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By TERRY TOMALIN, Times Outdoors Writer
© St. Petersburg Times, published May 5, 2000
This unique barrier island that guards the mouth of Tampa Bay also is a critical nesting area for loggerhead sea turtles and numerous threatened and endangered species of migratory shorebirds.
Even though there is no public transportation to the 400-acre island, thousands of people visit Egmont Key every year. It is an important stopover for recreational anglers and boaters, as well as birders and other nature lovers.
Federal officials declared Egmont Key a national wildlife sanctuary in 1974. For thousands of years it has been a haven to animal life, including the gopher tortoise, a species of special concern.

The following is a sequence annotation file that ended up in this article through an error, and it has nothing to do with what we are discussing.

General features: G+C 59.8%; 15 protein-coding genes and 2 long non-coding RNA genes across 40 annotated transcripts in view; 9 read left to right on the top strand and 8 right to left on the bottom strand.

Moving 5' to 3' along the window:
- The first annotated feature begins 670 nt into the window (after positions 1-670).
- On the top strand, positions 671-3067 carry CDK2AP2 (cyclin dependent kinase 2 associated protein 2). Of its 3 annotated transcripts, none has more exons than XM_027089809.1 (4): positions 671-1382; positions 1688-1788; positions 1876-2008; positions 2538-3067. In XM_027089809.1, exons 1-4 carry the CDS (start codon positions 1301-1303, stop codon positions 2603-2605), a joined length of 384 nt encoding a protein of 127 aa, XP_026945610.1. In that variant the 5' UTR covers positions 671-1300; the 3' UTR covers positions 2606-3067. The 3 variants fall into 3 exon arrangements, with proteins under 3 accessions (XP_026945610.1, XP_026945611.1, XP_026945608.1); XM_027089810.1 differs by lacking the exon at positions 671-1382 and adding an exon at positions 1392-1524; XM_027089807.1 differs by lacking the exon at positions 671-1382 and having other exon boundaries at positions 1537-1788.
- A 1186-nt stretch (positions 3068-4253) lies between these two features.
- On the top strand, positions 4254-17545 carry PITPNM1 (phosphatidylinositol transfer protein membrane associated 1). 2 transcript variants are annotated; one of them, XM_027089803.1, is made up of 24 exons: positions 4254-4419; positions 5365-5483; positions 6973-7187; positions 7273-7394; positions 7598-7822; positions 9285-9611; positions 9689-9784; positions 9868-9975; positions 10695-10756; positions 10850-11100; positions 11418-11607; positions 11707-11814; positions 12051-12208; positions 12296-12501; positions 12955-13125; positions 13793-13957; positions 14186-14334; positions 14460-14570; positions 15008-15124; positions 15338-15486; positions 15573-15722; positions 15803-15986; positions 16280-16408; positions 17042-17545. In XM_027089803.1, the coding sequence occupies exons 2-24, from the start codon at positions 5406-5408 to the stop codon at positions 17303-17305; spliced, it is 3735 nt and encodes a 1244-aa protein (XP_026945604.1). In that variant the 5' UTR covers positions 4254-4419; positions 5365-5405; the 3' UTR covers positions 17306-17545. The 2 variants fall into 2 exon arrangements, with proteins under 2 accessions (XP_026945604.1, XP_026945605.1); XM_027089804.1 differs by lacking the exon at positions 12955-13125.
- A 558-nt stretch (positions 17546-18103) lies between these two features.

Island environments such as Egmont's are particularly vulnerable to outside influences. Take, for example, Egmont's mammal population. All of the naturally occurring mammals -- bats, mice, rabbits and raccoons -- have disappeared because of feral cats.
Barrier islands such as Egmont Key are rare, occurring in fewer than 10 percent of the world's coastal waters. Most barrier islands continually change shape, like shifting sandbars, but Egmont is different. A firm bed of limestone supports the north end of the land mass and keeps the shape of the key relatively stable.
In addition to its natural wonders, Egmont Key has historical significance. During the Third Seminole War, captured Seminoles were imprisoned there. It also served as a Union Naval base during the Civil War.
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